Monday, 18 May 2015

NZ Wars - Maori (4)

Here we have the final 4 Maori figures that I painted recently, all from Empress Miniatures pack NZ14, "Maoris with shotguns".  I painted them exactly the same way as with previous Maori.  A note on the skin colour: yes, I know that it is not quite right.  Maori would be darker than this.  I explained on TMP that the reasons for my colour choice are: (1) practical ease – the Foundry palette I'm using is there, available and seems the best of the bunch, and I don't like mixing my own colours, to be honest; (2) I tend to use lighter-than-life colours on 25mm anyway; (3) a lighter flesh tone shows off the tattoos more clearly and that to me is the thing that distinguishes these figures as Maori; and (4) I remember seeing an exhibition of Gottfried Lindauer portraits in Auckland a few years ago and I was surprised at how light he'd painted the maori skin on some of his maori portraits.  An example is below - it was pointed out on TMP that Lindauer may have painted what he wanted to see, or thought he'd seen, which could well be right.   Lindauer was born in Bohemia in 1839 and moved to New Zealand in 1874, apparently to avoid being conscripted into the Austrian army.  He settled near Wellington and become well known for his portraits.

Anyway, that's the reasoning behind the decision. It's not a perfect colour, but at least I've rationalised it in my own mind!I didn't add much in the way of skirt decoration, as I wanted these figures to have clothing that was less ornate than that worn by the chiefs I painted earlier.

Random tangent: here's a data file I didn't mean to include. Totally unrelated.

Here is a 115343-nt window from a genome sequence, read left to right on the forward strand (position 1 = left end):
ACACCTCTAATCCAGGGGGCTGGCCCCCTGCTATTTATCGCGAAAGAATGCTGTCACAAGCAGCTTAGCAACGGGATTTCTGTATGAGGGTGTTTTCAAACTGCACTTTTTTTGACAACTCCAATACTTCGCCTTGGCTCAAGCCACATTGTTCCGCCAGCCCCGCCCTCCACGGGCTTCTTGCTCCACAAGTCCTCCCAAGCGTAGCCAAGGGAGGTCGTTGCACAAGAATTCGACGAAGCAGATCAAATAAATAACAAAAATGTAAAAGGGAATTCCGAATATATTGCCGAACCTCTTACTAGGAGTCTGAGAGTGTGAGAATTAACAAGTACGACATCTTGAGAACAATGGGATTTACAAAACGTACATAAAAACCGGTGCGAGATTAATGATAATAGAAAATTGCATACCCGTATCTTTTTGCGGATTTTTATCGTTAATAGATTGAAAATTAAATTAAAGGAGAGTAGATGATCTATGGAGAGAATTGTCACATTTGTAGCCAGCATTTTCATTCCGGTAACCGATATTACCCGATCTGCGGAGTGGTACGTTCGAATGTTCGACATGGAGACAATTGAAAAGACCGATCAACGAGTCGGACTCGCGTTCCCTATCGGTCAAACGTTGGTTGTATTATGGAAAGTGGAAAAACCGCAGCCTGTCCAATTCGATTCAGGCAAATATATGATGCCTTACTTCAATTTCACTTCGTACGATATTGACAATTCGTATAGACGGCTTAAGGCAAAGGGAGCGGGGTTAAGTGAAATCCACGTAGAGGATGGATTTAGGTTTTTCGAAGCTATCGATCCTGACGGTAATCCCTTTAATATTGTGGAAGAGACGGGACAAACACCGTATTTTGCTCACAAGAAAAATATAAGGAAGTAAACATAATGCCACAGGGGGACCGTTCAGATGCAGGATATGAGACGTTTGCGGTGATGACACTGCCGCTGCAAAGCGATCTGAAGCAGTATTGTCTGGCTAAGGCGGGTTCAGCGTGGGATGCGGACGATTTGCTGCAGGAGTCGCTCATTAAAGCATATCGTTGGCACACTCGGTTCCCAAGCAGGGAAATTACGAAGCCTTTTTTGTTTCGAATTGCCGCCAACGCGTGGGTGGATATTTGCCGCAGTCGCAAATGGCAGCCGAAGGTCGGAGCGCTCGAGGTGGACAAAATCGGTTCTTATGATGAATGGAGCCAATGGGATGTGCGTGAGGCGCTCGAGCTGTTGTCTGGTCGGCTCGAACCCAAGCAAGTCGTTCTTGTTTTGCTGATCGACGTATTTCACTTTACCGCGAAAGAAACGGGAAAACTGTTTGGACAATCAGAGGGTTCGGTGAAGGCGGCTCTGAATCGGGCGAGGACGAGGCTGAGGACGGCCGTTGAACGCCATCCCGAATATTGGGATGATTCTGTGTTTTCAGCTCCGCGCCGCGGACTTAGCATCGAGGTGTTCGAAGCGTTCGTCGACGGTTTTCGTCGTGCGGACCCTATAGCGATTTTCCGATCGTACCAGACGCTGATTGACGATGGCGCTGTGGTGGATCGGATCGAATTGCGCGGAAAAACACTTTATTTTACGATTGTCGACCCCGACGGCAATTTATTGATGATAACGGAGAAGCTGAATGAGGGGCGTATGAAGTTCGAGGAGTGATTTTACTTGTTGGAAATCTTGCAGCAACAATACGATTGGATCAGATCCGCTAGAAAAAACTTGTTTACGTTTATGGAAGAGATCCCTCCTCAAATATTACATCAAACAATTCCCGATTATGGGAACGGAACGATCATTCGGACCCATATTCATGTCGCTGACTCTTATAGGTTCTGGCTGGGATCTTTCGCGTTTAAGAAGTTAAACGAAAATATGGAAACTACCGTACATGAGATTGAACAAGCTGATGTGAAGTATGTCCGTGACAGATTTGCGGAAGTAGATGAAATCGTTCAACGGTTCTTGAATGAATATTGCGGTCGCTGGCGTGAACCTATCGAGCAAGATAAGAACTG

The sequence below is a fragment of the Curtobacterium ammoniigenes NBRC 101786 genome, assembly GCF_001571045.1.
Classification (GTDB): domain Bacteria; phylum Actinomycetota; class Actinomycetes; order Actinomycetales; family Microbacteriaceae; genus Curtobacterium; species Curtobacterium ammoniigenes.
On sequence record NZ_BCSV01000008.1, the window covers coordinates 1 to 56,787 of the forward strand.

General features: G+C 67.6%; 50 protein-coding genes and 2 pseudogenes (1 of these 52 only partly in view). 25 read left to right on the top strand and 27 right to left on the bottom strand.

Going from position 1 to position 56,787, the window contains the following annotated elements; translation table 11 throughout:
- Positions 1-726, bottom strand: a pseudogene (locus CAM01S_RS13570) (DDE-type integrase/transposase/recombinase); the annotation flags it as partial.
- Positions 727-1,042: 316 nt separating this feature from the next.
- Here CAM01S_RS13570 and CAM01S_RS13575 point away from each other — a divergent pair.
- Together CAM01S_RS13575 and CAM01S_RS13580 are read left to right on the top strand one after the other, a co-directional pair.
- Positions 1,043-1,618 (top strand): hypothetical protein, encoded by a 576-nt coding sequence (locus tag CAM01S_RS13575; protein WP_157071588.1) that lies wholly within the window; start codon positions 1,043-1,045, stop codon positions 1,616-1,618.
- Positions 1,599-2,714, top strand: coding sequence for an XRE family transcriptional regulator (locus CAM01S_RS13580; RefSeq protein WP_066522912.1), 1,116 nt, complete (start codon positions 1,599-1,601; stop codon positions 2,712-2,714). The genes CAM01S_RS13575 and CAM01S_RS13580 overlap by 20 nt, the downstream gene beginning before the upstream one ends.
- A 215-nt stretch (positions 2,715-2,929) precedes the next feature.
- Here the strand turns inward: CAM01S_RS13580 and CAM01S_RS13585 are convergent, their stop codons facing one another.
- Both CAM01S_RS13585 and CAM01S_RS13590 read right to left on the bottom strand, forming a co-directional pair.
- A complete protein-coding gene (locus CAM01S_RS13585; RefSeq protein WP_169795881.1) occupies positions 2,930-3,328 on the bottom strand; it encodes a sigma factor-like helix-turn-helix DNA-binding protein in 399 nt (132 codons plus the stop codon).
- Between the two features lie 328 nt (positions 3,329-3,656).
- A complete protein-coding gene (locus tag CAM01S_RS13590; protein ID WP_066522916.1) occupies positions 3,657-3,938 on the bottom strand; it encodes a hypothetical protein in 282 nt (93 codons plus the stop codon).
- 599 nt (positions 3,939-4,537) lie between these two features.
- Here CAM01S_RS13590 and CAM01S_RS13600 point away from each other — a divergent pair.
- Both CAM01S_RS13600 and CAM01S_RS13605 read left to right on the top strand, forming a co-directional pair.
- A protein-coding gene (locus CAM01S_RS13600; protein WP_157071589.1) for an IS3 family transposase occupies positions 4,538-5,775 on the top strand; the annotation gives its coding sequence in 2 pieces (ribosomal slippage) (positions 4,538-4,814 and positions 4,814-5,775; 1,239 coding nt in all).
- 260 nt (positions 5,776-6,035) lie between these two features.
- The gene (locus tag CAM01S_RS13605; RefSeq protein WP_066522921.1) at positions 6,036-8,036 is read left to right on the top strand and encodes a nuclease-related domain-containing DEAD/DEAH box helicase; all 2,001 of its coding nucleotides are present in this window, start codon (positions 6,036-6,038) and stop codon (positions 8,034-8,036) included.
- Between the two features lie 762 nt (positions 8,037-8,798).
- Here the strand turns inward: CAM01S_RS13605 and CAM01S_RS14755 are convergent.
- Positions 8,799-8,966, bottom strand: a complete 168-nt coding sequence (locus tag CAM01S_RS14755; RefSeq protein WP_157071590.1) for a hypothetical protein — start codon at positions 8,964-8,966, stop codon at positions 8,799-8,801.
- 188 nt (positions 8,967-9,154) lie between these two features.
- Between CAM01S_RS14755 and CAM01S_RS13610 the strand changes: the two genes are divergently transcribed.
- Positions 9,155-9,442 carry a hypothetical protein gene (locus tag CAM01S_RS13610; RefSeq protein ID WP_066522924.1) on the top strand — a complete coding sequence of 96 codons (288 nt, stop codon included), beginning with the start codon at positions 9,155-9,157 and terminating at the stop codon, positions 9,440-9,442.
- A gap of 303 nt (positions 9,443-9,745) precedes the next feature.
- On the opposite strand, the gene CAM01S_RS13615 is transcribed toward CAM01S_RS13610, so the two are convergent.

That's it for the NZ Wars for a while.  I have a couple of packs left to do - some more militia and the RN 24-pounder and crew, but I'll wait until I pick of the other new-ish packs from Empress and paint the lot together.  I still have a backlog of painted units to post about - 3 AWI regiments of American infantry, some French Napoleonics, First Carlist War Isabelinos and a couple of other things.  I'm hoping to have all those posted up over the next couple of weeks - it's just a question of finishing all the basing and then taking photos.  On the workbench are, amongst other things, the last few figures for the 2nd South Carolina Regiment and some more 1815 stuff to celebrate the bicentenary.   This year I've been trying very hard to reduce my leadp/plastic pile and not buy anything new.  So far, I've bought about 5 packs' worth of figures, and acquired a free box of Warlord plastic 1815 British infantry from my Wargames Illustrated subscription.  I'm determined to make a conscious effort to run down those piles this year.  I feel I should be painting lots of Napoleonics and I still have plenty sitting at home.     

4 figures. Painted March 2015.

And a couple of group shots with some of the figures I painted a few years ago:

Thursday, 14 May 2015

Rotorua - Flora and fauna